After a much-needed winter break, today marks the start of a new semester for Spartans.
It’s an exciting time at UNC Greensboro, with the University hosting a variety of in-person and virtual events for students, faculty, staff, and the Greensboro community.
Throughout the month of January, there will be a winter soiree for students, new exhibitions at the Weatherspoon Art Museum, a day of service to the community, a performance by renowned Broadway star Kelli O’Hara, and more.
New and returning Spartans are encouraged to log on to SpartanConnect to see the full calendar, learn more, and register for individual events.
Here’s a look ahead at some of the events and activities taking place on campus this month:
Winter Involvement Fair
Monday, Jan. 10, 11 a.m.–2 p.m. in the EUC Cone Ballroom and EUC Auditorium
UNCG has over 250 student groups, from fraternities and sororities to academic associations to club sports. Stop by the annual Winter Involvement Fair to connect with others and get involved on campus.
Winterfest: ACE Snap Back into the Semester
Wednesday, Jan. 12, 3-5 p.m. in the EUC Cone Ballroom
Still feeling festive? Make a foam gingerbread house and watch The Polar Express with fellow Spartans as you ease back into the academic year.
Winterfest: ACE Winter Wonderland
Thursday, Jan. 13, 6-9 p.m. at the Jefferson Suites Parking Lot
Skate into the new semester on ACE’s ice skating rink! Enjoy hot chocolate and hot cider, a photo booth, and music to kick off the semester.
Winterfest: ACE Winter Soiree
Friday, Jan. 14, 7-9 p.m. at the Weatherspoon Art Museum
Join ACE and CoWAM at the Weatherspoon Art Museum for a night of art and sophistication. Come dressed to impress in white attire, and explore the museum’s latest exhibit featuring artist Lorraine O’Grady. There will be entertainment for all to celebrate the start of the semester in style! Please RSVP on SpartanConnect to reserve your spot.
In concert: Kelli O’Hara
Friday, Jan. 14 at 8 p.m. in the UNCG Auditorium
MLK Day of Service
Saturday, Jan. 15, 9 a.m.–1 p.m.
The Martin Luther King Jr. Day of Service is one of two annual university-wide days of service. Students have the opportunity to get off campus and engage with different parts of the Greensboro community, while honoring Dr. King’s legacy through service. Participation and lunch are free. Visit go.uncg.edu/mlkdos to register.
Wednesday, Jan. 26, 6 p.m. via Zoom
UNCG, N.C. A&T, Guilford College, and Guilford Technical Community College (GTCC) are teaming up to present a virtual celebration of Dr. King’s legacy. This year’s theme is “I come as one, but stand as 10,000.” The event will feature a panel of student activists from all four institutions as well as recorded performances by students and staff from each campus. The virtual celebration, like past events, is free and open to the public, and members from the local community are encouraged to view the discussion and performances. The event will be accessible via racialequity.uncg.edu.
Cheer on UNCG Athletics
UNCG v. Wofford, Friday, Jan. 10, 6 p.m. at the Greensboro Coliseum
UNCG v. Chattanooga, Thursday, Jan. 20, 7 p.m. at the Greensboro Coliseum
UNCG v. Samford, Saturday, Jan. 22, 5 p.m. at the Greensboro Coliseum
UNCG v. Mercer, Thursday, Jan. 13, 7 p.m. at Fleming Gym
UNCG v. Samford, Saturday, Jan. 15, 4 p.m. at Fleming Gym
UNCG v. Kennesaw State, Friday, Jan. 21, TBD
UNCG v. UNC Asheville, Saturday, Jan. 29, 1 p.m.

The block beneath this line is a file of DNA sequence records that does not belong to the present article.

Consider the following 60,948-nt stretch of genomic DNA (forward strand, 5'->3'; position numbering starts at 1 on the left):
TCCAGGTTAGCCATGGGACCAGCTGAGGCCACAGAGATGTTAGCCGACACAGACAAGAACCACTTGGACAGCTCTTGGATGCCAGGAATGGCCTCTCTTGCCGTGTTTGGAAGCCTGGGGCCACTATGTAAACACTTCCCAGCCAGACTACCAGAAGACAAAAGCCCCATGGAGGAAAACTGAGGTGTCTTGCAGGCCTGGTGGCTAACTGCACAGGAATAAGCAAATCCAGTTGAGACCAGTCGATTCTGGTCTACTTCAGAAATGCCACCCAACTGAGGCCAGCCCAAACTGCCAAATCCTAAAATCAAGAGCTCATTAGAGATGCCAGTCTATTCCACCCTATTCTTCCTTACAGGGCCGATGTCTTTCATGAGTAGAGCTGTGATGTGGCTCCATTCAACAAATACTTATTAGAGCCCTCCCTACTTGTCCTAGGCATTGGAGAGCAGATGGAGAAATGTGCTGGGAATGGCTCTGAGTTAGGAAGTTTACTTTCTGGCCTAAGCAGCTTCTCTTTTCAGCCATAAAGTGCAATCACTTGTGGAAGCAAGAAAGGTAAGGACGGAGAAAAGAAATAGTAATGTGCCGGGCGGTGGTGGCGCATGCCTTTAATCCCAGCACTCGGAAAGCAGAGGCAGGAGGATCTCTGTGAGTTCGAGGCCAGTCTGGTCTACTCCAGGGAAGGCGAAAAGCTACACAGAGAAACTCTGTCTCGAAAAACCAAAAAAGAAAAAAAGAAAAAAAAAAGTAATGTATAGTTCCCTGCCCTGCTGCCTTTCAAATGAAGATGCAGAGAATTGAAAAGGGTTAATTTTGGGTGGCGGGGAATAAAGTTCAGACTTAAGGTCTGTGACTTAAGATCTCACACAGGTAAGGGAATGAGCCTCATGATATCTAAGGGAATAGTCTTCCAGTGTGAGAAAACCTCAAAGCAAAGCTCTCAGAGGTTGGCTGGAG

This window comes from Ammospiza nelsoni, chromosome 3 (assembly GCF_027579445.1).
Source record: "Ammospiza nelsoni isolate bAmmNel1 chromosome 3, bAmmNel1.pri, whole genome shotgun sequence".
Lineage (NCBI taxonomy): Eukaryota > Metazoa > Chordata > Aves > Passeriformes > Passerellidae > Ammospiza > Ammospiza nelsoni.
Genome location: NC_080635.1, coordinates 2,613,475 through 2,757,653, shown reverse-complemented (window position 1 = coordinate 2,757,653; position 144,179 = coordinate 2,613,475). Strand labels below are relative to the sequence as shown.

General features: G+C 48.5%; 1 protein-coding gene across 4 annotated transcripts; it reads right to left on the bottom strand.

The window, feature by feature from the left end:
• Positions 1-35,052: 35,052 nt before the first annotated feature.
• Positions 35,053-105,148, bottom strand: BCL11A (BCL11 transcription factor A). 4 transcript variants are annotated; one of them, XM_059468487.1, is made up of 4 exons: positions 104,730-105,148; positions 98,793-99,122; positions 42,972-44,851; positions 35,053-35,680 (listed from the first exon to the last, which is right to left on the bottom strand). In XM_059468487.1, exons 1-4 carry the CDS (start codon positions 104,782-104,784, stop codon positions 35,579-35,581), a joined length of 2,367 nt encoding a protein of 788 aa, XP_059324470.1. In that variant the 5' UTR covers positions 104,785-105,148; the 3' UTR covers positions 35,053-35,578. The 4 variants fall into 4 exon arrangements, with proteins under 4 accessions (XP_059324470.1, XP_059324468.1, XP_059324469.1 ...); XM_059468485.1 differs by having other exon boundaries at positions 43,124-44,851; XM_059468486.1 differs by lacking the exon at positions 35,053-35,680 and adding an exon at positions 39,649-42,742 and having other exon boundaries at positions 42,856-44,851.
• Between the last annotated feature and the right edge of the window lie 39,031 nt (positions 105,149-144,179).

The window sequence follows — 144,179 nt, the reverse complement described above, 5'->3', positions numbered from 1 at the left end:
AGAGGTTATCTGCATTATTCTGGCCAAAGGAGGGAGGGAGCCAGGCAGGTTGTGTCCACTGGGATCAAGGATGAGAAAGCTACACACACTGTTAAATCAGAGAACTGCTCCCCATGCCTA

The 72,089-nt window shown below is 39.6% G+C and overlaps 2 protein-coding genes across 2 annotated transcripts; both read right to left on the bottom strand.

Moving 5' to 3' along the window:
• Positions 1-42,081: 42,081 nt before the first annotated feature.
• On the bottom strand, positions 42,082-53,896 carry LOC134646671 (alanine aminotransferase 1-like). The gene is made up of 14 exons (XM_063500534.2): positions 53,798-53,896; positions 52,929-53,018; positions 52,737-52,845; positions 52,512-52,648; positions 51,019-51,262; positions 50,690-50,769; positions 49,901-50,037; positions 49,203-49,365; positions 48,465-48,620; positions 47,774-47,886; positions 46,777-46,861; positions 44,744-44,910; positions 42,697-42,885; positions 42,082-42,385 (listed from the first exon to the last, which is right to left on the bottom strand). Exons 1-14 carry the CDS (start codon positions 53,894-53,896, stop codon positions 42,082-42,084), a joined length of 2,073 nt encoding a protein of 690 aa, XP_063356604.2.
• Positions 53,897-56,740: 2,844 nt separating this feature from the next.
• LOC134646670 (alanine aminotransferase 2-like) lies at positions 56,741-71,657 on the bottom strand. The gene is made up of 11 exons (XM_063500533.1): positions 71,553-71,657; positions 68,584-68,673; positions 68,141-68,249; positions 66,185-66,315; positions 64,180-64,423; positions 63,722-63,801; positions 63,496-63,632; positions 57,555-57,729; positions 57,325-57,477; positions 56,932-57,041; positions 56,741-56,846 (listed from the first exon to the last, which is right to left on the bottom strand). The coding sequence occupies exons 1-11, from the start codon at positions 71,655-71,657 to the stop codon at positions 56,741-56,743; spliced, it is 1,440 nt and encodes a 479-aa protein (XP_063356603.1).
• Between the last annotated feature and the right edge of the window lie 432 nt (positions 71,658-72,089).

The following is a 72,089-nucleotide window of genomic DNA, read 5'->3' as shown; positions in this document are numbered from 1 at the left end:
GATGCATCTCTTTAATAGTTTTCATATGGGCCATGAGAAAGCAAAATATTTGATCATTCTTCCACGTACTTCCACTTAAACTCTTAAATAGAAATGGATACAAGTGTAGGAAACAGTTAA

UNCG v. Kennesaw State, Friday, Jan. 21, 1 p.m.
UNCG v. North Carolina Central, Friday, Jan. 21, 6 p.m.
Check out new exhibitions at the Weatherspoon Art Museum
Lorraine O’Grady: Both/And, Jan. 8–April 30
On loan from the Brooklyn Museum in New York, Lorraine O’Grady: Both/And is the first comprehensive overview of the work of Lorraine O’Grady, one of the most significant figures in contemporary performance, conceptual, and feminist art. O’Grady is widely known for her radical persona Mlle Bourgeoise Noire, and has a complex practice that also encompasses video, photomontage, concrete poetry, cultural criticism, and public art. Throughout her work, O’Grady has called attention to the deeply segregated nature of the art world while also continually imagining her own history, body, and relationships, within a cultural landscape that often makes it difficult for Black women to speak for themselves. By putting seemingly contradictory ideas together, O’Grady questions the power attached to such oppositions as Black and White, museum and individual, self and other, West and non-West, and past and present. The exhibition’s subtitle Both/And, emphasizes the artist’s ambitious goal of dismantling either/or thinking in favor of broader possibilities.
Make My Presence Known, Jan. 15–April 2
As humans, we are subject to the perception of others at any moment. And yet, what they see – our physical, outward appearance – is not synonymous with our identity. We are more than our faces, our bodies, and the clothes we wear. We are the sum of our lived experience. The artists whose work is exhibited in Make My Presence Known challenge notions of identity as visible by using sculptures that both interrogate and celebrate the unseen self. Artists Magdalena Abakanowicz, Nick Cave, and Alison Saar are each represented in the show by a single, dynamic figurative sculpture. Working from deeply personal perspectives, the artists employ everyday objects and materials recognizable to many. With wood, beads, canvas, bottles, and even ceramic bird figurines, their artworks collectively underscore the complexity and diversity of lived experience. Make your presence known in the gallery by engaging with these sculptures and finding your points of intersection with the stories they offer and the content they engage.
Story by Alexandra McQueen, University Communications
Photography by Jiyoung Park, University Communications